Structural Stability

Module aims

• To give students a rigorous grounding in the behaviour of structural components and systems that suffer from failure due to geometric, rather than material, nonlinearity; the principal features being that failure primarily occurs in the elastic range and due to buckling. It is a course based on fundamental mechanics that is designed to give the theoretical background to the more practical design-based modules.

Learning outcomes

On successfully completing this course unit, students will have:

• A rigorous grounding in the theory of structural stability and nonlinear structural behaviour.
• An appreciation of the potential failure modes that can occur due to geometric nonlinearity.
• The techniques to classify post-buckling phenomena.
• The techniques to analyse geometrically perfect and imperfect systems for structural stability.
• An appreciation of the differences between linear and nonlinear buckling analysis.
• An understanding of how basic structural components behave when they are subject to instability.
• The techniques to analyse basic structural components that are susceptible to instability.
• An appreciation of the fundamental basis of design rules concerned with structural instability.

Module syllabus

• Introduction to potential energy methods for single degree-of-freedom elastic systems. Axioms connecting potential energy to equilibrium and stability. General Theory approach. Determination of bifurcation points and classification of stability of equilibrium for post-buckling responses for geometrically perfect systems. Imperfect systems: determination of imperfection-sensitivity.
• Instabilities in struts and columns: direct equilibrium and energy formulations; Euler load and the elastica; effective length concept. Approximate methods of analysis: Rayleigh and Timoshenko methods. Ultimate strength of real columns using the Perry-Robertson formulation and the description of the method for designing steel columns in Eurocode 3.
• Multiple degree-of-freedom elastic systems: diagonalised systems; elimination of passive coordinates; non-trivial fundamental paths; introduction to mode interaction.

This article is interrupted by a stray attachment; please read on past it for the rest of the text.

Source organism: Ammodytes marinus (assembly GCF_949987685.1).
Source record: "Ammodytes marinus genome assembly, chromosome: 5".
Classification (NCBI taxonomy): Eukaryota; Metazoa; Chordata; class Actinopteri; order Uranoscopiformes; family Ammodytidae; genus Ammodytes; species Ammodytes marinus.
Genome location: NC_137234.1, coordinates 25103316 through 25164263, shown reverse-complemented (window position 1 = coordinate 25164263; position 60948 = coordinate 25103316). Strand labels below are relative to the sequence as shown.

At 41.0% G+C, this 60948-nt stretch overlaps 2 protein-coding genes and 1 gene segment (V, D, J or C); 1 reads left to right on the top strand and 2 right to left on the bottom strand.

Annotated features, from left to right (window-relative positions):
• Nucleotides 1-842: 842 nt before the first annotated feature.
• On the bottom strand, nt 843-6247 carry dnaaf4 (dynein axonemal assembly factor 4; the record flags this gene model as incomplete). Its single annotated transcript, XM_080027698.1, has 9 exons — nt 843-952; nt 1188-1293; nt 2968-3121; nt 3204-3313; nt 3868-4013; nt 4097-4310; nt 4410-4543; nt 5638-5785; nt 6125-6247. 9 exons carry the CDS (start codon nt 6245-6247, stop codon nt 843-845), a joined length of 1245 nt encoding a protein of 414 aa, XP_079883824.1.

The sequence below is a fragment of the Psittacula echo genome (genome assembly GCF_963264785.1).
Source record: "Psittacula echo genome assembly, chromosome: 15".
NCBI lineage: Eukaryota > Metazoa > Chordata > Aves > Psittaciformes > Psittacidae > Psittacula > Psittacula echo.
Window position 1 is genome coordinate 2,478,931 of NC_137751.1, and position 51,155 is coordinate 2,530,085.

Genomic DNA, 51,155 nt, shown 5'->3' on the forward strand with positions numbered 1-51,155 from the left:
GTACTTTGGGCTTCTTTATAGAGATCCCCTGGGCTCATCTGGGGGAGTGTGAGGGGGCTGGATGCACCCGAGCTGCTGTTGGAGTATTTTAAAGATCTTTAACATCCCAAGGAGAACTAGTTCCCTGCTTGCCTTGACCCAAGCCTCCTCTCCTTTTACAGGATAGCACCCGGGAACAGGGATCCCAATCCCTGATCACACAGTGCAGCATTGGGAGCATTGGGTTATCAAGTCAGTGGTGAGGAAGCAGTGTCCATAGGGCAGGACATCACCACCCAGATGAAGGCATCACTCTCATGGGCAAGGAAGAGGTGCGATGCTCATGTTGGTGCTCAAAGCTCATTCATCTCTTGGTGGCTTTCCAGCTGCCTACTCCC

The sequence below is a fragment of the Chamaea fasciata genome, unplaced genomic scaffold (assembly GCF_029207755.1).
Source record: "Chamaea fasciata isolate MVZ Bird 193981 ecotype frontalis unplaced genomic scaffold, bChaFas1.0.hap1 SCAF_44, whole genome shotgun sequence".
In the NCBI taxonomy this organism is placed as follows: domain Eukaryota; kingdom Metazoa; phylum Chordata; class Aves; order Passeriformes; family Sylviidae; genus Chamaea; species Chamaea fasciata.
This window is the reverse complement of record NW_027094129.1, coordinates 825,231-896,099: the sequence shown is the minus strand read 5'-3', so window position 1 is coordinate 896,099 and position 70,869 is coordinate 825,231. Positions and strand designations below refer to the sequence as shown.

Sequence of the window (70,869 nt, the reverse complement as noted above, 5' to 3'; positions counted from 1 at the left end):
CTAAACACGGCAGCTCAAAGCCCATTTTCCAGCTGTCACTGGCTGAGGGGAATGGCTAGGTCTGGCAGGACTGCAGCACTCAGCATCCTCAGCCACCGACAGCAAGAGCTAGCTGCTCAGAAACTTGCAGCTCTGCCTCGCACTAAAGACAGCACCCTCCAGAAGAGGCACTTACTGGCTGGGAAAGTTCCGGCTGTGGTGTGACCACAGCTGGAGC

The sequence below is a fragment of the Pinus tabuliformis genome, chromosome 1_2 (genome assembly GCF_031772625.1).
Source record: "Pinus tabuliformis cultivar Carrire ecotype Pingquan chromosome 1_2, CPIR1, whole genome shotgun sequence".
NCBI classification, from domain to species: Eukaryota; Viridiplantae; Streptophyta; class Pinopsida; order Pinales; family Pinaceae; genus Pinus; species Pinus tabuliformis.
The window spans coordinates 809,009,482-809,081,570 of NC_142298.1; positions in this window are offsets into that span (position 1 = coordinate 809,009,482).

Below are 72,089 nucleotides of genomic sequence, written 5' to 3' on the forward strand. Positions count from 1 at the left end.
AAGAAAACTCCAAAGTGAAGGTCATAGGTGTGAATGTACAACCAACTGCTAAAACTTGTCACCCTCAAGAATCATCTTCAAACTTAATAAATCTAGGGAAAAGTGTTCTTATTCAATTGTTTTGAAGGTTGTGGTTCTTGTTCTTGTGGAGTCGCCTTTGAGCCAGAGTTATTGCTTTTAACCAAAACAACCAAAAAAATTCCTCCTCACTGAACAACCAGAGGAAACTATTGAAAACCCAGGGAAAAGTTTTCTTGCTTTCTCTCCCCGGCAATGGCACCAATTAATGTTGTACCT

• Instabilities in beams: direct equilibrium and energy formulations, critical moment for lateral-torsional buckling, general loading cases and effective lengths and the description of the method for designing steel beams in Eurocode 3.
• Instabilities in rigid framed structures: analysis using stability functions and limitations.
• Instabilities in plates: critical and post-buckling of plated structures under compression and shear.
 No. Topic Staff 01 Introduction to stability concepts. Physical demonstrations of instabilities. Perturbation of static systems. Principles of minimum total potential energy: equilibrium and stability. Rolling ball analogy MAW 02 Energy formulation for elastic systems. Evaluation of strain energy from direct and bending stresses and strains. MAW 03 Single degree-of-freedom (SDOF) systems. Stability of analysis of systems with exact formulations. General Theory: Perturbation methods for SDOF problems. Calculation of critical buckling loads and classification of post-buckling behaviour. MAW 04 Analysis of systems with imperfections. Imperfection sensitivities for different distinct post-buckling responses. MAW 05 Buckling of struts and columns: Perfect column and effective lengths for different boundary conditions. Approximate analytical methods due to Rayleigh and Timoshenko. MAW 06 Real columns: Perry–Robertson approach to calculate ultimate strength of inelastic columns. Implementation in structural design codes. MAW 07 Multiple degree-of-freedom (MDOF) systems I: Linear analysis. Diagonalisation. MAW 08 Lateral-torsional buckling of beams. Evaluation of elastic critical moment. Lateral restraints and buckling lengths. Implementation of structural design procedures. MAW 09 MDOF systems II: Nonlinear analysis. Elimination of passive coordinates. Non-trivial fundamental paths. MAW 10 Buckling of plates: Critical buckling under axial and shear stresses. Post-buckling analysis.  Ultimate behaviour: von Kármán “Effective Width” concept and Winter's design curve. MAW 11 MDOF systems III: Introduction to mode interaction – Augusti's model. Secondary and compound bifurcations. Discussion of wider consequences on structural response and imperfection sensitivity. MAW

Teaching methods

Each session is 3 hours long. The course has lectures and supporting tutorials. Staff and GTAs will be available to answer specific questions.

Assessments

Assessment is by written examination only.

Supplementary

• Elastic instability phenomena

Thompson, J. M. T.

Wiley

• A general theory of elastic stability

Thompson, J. M. T.

London : Wiley-Interscience

• Background to buckling

Allen, Howard G.

McGraw Hill

• Stability of structures elastic, inelastic, fracture and damage theories

Bazant, Z. P.

World Scientific Publishing

• Theory of elastic stability

Timoshenko, Stephen

2nd, McGraw Hill

• Theory of Elastic Stability [electronic resource].

Timoshenko, Stephen P.

Dover Publications

• The behaviour and design of steel structures to EC3

4th ed., London : Taylor & Francis

• The behaviour and design of steel structures to ec3

4th ed., London ; New York : Taylor & Francis